An Activist’s Guide to REGULATORY ISSUES
Ensuring Fair Evaluation of and Access to Tuberculosis Treatment
by Erica Lessem
From the Introduction
Medical regulatory authorities fulfill an essential role by evaluating research and marketing applications for new products. They approve or reject applications based on data indicating safety, efficacy, and quality, gathered from scientifically controlled methods of data collection. Without effective regulatory authorities, the public has no way to know which medicines to trust. The role of regulatory authorities has increased over the last century as more and more new medicines have been developed. Some of these new medicines have saved millions of lives—while others caused such severe side effects that they were not allowed on the market. Some examples of regulatory authorities are the United States Food and Drug Administration (FDA), the European Medicines Agency (EMA), and the South African Medicines Control Council (MCC).
Apart from determining whether medicines are safe and effective, regulatory authorities also have to give permission before any research can be conducted on human beings. Here, too, their primary function is to protect the public by ensuring that trials are conducted ethically and that trial participants are not exposed to undue risks. While our focus here is on medicines, regulatory authorities also deal with marketing and research applications for vaccines, diagnostic tests, and medical devices.
Regulatory authorities have to balance two important responsibilities that are sometimes in conflict. They have to approve effective new drugs as soon as possible so that people can benefit from them. But they need to wait until they are sure that new drugs are safe and effective before they allow them onto the market.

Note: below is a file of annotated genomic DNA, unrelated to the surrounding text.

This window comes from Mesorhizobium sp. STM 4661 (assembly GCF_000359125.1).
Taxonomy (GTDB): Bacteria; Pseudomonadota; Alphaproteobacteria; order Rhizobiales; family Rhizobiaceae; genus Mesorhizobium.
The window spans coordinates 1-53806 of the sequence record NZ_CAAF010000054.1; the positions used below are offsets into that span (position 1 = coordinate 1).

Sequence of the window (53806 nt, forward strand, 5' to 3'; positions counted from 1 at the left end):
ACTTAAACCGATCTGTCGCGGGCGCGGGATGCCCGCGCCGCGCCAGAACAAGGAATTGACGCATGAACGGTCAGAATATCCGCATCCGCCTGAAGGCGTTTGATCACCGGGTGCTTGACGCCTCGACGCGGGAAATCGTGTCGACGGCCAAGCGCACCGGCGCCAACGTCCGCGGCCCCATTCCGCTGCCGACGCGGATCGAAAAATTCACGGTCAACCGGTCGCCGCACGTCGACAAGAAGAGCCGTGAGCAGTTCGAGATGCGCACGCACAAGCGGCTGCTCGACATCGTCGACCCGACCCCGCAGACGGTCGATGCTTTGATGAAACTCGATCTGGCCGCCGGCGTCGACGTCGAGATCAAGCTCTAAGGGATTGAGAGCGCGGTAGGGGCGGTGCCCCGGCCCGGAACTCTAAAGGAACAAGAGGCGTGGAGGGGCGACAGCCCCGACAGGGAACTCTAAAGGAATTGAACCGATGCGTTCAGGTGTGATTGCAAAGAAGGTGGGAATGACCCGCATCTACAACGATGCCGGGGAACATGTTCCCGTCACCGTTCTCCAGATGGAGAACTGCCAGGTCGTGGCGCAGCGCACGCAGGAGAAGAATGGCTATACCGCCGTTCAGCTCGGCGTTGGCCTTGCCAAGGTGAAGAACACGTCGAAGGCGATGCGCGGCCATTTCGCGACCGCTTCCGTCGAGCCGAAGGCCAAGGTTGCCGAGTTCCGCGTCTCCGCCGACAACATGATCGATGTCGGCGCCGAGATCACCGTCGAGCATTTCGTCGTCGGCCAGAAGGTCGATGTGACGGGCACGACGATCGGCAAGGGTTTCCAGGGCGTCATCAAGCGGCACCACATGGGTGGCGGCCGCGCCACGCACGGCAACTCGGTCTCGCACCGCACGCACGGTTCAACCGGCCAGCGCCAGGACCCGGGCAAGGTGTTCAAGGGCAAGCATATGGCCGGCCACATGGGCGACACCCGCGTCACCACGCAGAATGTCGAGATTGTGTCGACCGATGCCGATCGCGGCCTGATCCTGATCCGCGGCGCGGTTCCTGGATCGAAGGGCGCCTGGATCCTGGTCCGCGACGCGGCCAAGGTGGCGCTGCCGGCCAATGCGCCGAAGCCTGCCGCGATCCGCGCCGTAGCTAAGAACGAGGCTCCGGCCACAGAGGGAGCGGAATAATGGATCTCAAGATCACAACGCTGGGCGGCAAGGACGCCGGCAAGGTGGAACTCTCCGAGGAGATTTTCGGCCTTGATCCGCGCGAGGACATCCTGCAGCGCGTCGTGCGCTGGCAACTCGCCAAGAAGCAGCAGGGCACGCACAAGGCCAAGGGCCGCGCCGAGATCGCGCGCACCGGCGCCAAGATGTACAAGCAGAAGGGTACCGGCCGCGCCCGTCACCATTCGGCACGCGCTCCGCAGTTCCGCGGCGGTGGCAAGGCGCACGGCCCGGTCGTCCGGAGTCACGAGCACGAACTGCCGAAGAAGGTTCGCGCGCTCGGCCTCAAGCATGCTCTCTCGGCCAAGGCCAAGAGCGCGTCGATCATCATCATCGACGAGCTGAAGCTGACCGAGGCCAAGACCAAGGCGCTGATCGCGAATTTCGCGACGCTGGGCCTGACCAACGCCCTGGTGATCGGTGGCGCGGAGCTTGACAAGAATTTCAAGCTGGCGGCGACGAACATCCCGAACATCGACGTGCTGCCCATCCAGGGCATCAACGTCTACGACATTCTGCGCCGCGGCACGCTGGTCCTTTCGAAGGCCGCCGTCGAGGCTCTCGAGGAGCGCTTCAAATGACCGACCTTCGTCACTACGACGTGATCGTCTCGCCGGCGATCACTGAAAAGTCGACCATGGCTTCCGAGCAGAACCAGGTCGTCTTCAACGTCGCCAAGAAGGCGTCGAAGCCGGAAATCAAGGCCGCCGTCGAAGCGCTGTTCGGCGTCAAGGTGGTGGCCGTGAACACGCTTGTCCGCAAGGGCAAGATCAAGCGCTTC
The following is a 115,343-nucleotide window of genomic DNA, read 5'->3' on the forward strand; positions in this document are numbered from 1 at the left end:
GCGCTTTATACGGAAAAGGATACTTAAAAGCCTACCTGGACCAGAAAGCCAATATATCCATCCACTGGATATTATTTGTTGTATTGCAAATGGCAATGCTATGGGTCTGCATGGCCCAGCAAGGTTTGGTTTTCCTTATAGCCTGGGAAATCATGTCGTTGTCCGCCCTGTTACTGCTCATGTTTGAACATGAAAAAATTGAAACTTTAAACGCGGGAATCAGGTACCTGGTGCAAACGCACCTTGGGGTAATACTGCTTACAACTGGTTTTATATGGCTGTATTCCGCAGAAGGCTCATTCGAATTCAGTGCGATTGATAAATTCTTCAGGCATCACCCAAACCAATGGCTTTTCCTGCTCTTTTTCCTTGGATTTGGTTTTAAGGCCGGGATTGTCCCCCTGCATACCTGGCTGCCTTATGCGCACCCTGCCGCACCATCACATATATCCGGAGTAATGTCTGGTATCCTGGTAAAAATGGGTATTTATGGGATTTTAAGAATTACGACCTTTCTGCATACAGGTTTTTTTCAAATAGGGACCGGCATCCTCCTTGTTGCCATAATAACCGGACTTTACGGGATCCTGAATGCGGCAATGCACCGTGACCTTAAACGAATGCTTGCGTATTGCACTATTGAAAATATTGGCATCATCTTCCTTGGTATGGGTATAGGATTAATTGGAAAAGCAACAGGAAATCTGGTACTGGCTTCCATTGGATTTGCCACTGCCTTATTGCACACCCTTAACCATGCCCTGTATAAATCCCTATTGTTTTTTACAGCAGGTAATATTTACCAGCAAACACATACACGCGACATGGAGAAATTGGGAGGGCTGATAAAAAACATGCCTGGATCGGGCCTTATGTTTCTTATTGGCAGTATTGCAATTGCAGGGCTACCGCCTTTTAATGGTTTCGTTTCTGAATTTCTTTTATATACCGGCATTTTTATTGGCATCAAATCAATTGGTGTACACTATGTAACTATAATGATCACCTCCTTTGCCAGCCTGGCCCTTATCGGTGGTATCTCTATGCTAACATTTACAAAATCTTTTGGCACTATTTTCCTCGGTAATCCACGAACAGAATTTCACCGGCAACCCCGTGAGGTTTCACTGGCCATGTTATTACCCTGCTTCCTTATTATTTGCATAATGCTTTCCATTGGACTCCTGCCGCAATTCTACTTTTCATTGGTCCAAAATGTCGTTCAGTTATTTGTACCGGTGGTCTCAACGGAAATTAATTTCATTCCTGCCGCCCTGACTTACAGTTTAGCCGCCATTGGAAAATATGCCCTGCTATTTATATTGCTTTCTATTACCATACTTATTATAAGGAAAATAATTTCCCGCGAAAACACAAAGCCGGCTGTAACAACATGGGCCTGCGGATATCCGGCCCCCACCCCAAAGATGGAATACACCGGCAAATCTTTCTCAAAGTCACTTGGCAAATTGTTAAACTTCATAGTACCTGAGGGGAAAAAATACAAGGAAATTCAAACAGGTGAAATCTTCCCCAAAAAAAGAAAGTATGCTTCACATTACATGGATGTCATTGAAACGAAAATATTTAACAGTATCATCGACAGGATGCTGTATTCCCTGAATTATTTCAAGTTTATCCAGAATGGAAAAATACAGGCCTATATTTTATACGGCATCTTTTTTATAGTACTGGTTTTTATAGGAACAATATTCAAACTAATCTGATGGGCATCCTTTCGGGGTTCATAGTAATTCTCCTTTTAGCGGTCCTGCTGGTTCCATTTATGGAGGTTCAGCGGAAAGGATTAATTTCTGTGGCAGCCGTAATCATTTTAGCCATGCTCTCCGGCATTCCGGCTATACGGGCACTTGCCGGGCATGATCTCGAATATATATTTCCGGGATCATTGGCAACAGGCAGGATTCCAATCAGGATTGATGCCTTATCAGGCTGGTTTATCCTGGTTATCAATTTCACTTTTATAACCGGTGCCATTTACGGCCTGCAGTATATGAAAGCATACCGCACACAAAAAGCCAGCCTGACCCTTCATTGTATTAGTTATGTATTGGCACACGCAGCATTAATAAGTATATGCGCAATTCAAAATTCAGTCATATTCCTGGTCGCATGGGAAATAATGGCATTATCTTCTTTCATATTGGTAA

Regulators face a particularly difficult challenge with medicines to treat tuberculosis (TB). Most of the medicines we have are more than 50 years old. In addition, cases of multidrug-resistant TB (MDR-TB) are on the increase, and the treatment options for MDR-TB are very limited. In other words, there is an urgent need for new TB medicines to save lives. This need places great pressure on regulators to grant access to promising drugs as quickly as possible—even if their safety profiles are not yet well understood.
Regulatory authorities have to make their determinations under very difficult circumstances. Many are underfunded and face significant political pressure. The pharmaceutical industry wants its products to reach the market faster. Some patient groups also want regulators to approve new medicines more quickly. The situation is particularly difficult in relation to TB given the relative lack of expertise among regulators in reviewing new TB products after decades of inactivity in the field of TB research. But despite—and sometimes because of—the challenges, the role of regulatory authorities remains crucial; without them, the public can have no confidence in the safety and efficacy of medicines. Advocates also have a critical role to play—by ensuring that regulatory authorities remain strong and that they continue to serve the public interest as they are supposed to.
This guide will focus on various regulatory pathways and strategies that can be used to advocate for appropriate access to drugs and regimens to treat and prevent TB, although information and lessons may be applicable to other products or disease areas. The guide outlines different strategies, which are divided into sections corresponding to the different stages in the drug development process. The guide also contains information and advocacy recommendations to ensure a fair, transparent, and efficient regulatory system.